One child in particular, Klara (Annika Wedderkopp), seems to be glued to Lucas’ hip. She harbors a crush on Lucas because he seems to be the only adult that relates to her and pays her some needed attention especially when she feels slightly neglected by her bickering parents Theo and Agnes (Thomas Bo Larsen and Anne Louise Hassing). In fact, Theo happens to be Lucas’s best friend as they are as close as brothers. If her parents cannot be attentive to Klara, then being in the company of her beloved teacher Lucas will do for adequate compensation.
Finally, little Klara decides to act out her affections for Lucas at school. As he is engaged in kidding around with the other students, Klara kisses Lucas on the lips then proceeds to give him a heart-shaped item. Tactfully, Lucas tells his tiny charge that she should not kiss other people on the lips or give them intimate tokens, these gestures should only be reserved for her parents. Feeling slighted by Lucas, Klara takes his advice to her as a blatant form of rejection. Klara turns resentful and mumbles about how Lucas is all of the sudden ‘ugly’ to her and silently pouts. Naturally, Lucas does not realize how much he ticked off his best friend’s darling daughter.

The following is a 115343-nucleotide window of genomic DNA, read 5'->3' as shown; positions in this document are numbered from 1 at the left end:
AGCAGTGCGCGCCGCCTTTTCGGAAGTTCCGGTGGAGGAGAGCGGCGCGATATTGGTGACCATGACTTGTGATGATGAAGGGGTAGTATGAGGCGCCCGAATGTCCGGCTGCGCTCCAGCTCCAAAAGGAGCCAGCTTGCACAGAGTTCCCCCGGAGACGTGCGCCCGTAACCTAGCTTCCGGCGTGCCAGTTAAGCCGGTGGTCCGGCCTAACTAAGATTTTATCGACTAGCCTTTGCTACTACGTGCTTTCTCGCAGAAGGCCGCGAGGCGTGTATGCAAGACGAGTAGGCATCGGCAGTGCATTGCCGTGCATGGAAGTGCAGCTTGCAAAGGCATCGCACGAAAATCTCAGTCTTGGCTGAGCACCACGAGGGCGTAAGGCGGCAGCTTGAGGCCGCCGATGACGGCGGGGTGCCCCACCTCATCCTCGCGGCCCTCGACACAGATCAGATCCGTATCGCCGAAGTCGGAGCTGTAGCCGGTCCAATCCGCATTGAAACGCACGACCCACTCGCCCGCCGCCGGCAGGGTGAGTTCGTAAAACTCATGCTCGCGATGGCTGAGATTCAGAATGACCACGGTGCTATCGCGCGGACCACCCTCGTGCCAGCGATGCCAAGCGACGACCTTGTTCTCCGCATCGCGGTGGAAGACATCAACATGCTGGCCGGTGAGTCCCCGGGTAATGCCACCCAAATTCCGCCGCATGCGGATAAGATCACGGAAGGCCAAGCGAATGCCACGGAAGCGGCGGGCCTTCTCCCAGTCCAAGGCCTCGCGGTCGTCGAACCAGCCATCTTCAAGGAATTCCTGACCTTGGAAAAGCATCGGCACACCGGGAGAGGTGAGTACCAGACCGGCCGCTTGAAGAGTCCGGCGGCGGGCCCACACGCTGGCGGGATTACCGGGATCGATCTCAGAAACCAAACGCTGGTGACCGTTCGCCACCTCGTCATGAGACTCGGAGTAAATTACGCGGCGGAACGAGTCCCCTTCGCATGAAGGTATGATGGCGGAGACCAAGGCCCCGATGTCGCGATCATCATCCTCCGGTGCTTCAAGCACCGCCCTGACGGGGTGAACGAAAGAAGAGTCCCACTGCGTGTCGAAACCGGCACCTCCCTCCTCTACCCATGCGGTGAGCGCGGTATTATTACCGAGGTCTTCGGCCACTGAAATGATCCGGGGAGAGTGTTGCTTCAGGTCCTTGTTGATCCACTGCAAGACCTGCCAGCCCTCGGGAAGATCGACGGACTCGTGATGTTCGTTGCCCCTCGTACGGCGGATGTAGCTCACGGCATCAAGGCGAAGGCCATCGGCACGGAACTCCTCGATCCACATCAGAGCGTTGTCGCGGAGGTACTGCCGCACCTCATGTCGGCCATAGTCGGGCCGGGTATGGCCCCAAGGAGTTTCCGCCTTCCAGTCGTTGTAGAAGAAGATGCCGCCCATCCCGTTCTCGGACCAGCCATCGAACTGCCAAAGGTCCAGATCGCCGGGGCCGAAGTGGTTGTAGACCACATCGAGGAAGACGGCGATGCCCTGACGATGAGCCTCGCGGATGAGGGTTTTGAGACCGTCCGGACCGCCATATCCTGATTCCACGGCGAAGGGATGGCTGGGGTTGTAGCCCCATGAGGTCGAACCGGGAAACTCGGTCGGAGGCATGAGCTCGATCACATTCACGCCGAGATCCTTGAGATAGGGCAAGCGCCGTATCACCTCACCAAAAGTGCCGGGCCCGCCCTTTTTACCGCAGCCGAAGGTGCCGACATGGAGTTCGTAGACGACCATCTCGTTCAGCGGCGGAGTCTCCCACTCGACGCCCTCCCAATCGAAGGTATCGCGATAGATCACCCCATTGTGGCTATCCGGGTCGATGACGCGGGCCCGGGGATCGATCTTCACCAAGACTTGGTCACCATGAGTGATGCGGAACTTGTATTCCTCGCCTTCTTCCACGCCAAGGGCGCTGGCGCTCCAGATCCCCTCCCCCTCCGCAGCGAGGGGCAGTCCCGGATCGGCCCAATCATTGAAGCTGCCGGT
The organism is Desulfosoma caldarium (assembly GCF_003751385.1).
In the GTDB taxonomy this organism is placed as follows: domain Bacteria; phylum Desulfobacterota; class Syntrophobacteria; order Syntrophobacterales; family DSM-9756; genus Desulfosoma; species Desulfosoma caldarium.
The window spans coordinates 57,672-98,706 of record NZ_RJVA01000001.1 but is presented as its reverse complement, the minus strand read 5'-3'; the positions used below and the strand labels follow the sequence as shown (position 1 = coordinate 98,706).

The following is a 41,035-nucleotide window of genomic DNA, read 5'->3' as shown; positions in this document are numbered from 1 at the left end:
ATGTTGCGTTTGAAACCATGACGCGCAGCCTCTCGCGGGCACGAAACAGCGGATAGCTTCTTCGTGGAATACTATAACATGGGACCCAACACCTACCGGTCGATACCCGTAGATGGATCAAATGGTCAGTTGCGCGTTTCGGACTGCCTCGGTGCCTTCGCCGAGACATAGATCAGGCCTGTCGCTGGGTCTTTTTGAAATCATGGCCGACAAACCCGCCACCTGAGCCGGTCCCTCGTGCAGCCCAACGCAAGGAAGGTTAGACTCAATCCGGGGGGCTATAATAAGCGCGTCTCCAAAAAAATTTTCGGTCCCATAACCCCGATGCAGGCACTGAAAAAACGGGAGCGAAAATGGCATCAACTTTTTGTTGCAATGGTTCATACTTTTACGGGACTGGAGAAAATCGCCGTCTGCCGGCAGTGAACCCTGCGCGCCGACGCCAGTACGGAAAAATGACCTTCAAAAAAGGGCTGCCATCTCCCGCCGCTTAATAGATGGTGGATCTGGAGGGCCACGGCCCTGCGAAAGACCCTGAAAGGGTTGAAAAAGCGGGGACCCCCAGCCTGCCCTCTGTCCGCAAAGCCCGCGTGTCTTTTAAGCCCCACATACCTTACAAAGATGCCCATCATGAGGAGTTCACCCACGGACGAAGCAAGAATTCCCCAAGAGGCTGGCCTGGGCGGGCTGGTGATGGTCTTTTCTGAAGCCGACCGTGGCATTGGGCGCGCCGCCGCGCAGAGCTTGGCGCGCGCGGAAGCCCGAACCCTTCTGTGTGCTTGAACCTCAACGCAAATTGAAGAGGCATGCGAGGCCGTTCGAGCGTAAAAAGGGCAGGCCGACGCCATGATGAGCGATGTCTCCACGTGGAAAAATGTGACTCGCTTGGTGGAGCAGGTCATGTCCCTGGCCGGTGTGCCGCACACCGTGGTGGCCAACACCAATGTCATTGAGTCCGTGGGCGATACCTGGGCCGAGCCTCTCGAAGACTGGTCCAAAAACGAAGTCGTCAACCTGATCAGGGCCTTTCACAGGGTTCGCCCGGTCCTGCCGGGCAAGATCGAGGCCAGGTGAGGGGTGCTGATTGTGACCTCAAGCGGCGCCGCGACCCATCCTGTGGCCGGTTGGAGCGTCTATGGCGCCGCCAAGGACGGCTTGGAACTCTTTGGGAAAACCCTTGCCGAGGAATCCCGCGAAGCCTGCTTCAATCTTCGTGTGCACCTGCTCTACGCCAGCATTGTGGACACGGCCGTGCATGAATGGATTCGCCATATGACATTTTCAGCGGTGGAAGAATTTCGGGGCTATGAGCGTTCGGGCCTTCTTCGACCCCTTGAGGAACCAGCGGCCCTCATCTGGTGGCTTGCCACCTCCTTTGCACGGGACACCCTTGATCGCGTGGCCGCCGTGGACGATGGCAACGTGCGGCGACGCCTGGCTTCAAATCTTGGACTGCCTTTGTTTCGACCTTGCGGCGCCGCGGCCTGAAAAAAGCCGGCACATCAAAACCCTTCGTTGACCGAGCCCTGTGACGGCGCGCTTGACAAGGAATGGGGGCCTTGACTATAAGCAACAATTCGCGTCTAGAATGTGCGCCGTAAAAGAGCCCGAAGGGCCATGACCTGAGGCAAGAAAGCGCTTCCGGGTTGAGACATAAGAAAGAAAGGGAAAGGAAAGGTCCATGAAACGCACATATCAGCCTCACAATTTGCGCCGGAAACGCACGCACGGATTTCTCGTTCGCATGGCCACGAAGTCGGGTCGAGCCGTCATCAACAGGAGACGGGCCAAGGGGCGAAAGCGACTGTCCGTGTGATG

Klara’s instant dissatisfaction with Lucas turns into a misleading lie when she informs the school’s headmaster Grethe (Susse Wold) that her teacher showed his private parts. The spur-of-the-moment fib was inspired by Klara’s older brother and his friends briefly showing her a dirty magazine. Hence, Klara’s disappointment with Lucas coupled with her imaginative recollection of her sibling’s prank with the X-rated photos sets off a panic in Grethe. Is Klara merely telling a colourful story or is Lucas an opportunistic child molester working around all these vulnerable youngsters? Why doubt the angelic-looking Klara…after all, kids do not lie about troubling accusations of this magnitude?
Unaware of Klara’s dubious made-up allegations against him, Lucas starts to feel liberated once again. He is excited that his son Marcus gets to stay with him after the divorce was final from the boy’s mother. Plus, Lucas found love in a pretty co-worker at the school named Nadja (Alexandria Rapaport). All is well for Lucas but he does not know what is in store for him.